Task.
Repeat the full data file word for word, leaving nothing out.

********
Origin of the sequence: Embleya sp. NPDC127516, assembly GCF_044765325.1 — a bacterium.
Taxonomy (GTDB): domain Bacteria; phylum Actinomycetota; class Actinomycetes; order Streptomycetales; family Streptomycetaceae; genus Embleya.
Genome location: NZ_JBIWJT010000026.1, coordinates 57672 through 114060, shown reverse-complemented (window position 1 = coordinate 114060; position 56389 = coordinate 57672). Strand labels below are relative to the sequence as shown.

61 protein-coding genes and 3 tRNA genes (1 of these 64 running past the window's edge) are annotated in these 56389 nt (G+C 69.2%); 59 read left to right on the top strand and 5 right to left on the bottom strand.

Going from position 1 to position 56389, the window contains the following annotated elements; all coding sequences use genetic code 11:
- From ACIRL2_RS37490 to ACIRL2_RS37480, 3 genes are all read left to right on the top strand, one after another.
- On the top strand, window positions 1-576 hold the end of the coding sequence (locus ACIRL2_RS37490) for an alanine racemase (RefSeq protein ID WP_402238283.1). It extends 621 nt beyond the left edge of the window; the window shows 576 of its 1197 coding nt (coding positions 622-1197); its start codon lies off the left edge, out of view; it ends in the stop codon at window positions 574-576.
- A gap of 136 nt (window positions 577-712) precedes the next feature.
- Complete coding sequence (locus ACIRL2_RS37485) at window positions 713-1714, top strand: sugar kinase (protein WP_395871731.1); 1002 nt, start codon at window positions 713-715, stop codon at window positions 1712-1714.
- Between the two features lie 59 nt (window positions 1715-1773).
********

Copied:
Origin of the sequence: Embleya sp. NPDC127516, assembly GCF_044765325.1 — a bacterium.
Taxonomy (GTDB): domain Bacteria; phylum Actinomycetota; class Actinomycetes; order Streptomycetales; family Streptomycetaceae; genus Embleya.
Genome location: NZ_JBIWJT010000026.1, coordinates 57672 through 114060, shown reverse-complemented (window position 1 = coordinate 114060; position 56389 = coordinate 57672). Strand labels below are relative to the sequence as shown.

61 protein-coding genes and 3 tRNA genes (1 of these 64 running past the window's edge) are annotated in these 56389 nt (G+C 69.2%); 59 read left to right on the top strand and 5 right to left on the bottom strand.

Going from position 1 to position 56389, the window contains the following annotated elements; all coding sequences use genetic code 11:
- From ACIRL2_RS37490 to ACIRL2_RS37480, 3 genes are all read left to right on the top strand, one after another.
- On the top strand, window positions 1-576 hold the end of the coding sequence (locus ACIRL2_RS37490) for an alanine racemase (RefSeq protein ID WP_402238283.1). It extends 621 nt beyond the left edge of the window; the window shows 576 of its 1197 coding nt (coding positions 622-1197); its start codon lies off the left edge, out of view; it ends in the stop codon at window positions 574-576.
- A gap of 136 nt (window positions 577-712) precedes the next feature.
- Complete coding sequence (locus ACIRL2_RS37485) at window positions 713-1714, top strand: sugar kinase (protein WP_395871731.1); 1002 nt, start codon at window positions 713-715, stop codon at window positions 1712-1714.
- Between the two features lie 59 nt (window positions 1715-1773).